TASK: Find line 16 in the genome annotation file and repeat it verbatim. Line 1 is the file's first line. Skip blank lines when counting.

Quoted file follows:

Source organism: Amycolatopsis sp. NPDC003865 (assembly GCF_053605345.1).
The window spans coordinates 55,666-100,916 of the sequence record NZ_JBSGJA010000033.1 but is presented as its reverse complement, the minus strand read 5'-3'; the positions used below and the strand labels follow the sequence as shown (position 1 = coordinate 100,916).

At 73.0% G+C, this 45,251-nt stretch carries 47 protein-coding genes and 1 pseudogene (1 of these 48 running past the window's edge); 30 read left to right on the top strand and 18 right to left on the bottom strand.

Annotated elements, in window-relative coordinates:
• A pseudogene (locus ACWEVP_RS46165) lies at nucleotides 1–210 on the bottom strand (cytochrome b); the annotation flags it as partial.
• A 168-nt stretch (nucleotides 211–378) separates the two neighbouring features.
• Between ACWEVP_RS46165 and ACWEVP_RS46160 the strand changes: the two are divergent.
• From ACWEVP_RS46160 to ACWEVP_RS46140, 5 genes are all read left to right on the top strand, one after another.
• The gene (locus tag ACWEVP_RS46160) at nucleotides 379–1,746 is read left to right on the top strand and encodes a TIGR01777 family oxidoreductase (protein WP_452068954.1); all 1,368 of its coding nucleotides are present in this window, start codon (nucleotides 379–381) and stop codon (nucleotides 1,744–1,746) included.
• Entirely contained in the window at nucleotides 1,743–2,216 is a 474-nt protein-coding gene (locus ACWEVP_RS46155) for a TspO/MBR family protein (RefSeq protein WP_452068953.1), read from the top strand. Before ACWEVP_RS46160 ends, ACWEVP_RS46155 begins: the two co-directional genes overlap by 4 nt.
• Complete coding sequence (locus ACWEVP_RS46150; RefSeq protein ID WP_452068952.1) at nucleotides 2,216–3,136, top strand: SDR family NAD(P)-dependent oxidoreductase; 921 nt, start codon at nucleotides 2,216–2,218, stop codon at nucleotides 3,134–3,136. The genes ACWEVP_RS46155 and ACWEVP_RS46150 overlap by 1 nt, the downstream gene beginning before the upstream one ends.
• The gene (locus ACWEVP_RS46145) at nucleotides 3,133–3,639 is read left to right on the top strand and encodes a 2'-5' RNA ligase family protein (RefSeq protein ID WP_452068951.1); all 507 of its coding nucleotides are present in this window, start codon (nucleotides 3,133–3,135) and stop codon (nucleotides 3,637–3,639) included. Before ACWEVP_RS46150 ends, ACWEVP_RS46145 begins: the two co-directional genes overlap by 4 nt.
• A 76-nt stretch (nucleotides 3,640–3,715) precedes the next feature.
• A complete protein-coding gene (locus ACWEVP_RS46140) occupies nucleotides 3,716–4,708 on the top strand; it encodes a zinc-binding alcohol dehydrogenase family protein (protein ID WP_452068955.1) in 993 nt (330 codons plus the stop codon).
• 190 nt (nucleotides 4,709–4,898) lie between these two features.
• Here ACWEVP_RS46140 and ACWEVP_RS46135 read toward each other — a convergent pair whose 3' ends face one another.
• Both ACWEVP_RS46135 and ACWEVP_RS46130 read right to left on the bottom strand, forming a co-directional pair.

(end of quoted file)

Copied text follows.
• Here ACWEVP_RS46140 and ACWEVP_RS46135 read toward each other — a convergent pair whose 3' ends face one another.